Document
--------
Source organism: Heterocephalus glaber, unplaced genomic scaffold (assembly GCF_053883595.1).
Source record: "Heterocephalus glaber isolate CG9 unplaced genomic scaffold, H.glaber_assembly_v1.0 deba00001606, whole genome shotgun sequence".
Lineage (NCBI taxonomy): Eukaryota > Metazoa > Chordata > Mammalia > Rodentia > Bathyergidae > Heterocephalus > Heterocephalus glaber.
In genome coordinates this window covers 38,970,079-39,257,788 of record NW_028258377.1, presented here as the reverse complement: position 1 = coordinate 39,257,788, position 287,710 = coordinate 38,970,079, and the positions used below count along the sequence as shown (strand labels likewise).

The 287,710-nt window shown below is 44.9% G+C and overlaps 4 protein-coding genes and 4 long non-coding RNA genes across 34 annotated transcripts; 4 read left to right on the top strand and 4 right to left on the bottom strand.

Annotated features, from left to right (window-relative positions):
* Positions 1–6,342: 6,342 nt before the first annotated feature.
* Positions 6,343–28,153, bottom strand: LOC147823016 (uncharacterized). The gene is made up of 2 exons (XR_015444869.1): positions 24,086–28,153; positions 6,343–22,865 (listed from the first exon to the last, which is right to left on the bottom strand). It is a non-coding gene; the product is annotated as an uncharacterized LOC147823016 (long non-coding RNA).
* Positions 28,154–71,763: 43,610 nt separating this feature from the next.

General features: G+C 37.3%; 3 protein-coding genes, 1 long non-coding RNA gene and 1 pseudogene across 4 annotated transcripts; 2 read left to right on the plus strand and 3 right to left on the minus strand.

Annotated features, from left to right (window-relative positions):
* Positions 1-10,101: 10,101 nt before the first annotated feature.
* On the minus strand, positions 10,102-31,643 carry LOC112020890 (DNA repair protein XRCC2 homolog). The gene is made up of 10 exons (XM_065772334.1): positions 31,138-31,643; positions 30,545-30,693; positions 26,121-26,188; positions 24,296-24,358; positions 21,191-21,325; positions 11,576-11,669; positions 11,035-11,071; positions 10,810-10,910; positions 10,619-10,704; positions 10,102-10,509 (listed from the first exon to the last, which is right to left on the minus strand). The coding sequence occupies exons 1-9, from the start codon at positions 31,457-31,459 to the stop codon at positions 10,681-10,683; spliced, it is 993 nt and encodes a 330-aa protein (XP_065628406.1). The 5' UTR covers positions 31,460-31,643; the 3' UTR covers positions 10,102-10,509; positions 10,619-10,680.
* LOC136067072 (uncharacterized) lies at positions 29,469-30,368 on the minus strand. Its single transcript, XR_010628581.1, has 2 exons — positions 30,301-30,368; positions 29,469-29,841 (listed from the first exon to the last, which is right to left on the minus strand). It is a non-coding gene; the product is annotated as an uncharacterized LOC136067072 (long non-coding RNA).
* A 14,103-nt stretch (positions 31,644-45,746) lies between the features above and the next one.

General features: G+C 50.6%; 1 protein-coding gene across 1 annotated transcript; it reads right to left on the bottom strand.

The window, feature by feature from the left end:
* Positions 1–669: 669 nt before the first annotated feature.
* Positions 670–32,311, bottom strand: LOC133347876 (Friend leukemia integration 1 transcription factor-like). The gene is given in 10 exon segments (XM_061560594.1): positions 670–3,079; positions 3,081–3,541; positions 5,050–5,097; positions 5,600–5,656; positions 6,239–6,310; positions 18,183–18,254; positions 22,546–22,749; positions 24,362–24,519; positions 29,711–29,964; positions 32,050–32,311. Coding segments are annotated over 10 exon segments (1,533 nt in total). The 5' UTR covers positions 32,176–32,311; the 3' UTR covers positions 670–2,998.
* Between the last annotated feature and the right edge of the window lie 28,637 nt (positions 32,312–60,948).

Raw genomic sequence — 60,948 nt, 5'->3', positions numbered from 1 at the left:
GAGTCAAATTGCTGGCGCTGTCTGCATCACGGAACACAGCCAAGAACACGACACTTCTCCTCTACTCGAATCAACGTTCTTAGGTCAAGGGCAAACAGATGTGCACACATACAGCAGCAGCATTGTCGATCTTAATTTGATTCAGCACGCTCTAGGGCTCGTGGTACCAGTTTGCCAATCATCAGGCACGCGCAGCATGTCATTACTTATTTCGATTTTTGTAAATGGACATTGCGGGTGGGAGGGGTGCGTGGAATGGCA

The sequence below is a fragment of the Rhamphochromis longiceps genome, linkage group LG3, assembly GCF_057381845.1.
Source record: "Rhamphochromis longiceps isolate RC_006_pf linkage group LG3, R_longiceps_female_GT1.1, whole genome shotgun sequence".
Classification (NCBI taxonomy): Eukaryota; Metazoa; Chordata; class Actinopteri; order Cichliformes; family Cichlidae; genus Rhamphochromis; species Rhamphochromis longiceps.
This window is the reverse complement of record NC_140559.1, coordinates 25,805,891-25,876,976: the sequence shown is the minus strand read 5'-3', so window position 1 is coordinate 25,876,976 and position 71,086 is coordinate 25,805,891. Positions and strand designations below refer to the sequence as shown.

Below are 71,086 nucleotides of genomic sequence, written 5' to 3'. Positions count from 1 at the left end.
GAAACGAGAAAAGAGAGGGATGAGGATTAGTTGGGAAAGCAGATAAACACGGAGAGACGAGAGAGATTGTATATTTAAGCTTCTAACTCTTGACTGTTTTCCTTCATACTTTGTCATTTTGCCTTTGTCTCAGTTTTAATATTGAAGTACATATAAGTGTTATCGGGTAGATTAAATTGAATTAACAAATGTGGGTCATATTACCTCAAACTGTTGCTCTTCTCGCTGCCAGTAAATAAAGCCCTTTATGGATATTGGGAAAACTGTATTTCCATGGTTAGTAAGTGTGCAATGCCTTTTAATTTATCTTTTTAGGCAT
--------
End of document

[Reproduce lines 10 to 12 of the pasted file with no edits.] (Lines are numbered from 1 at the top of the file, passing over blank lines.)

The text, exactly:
General features: G+C 37.3%; 3 protein-coding genes, 1 long non-coding RNA gene and 1 pseudogene across 4 annotated transcripts; 2 read left to right on the plus strand and 3 right to left on the minus strand.

Annotated features, from left to right (window-relative positions):
* Positions 1-10,101: 10,101 nt before the first annotated feature.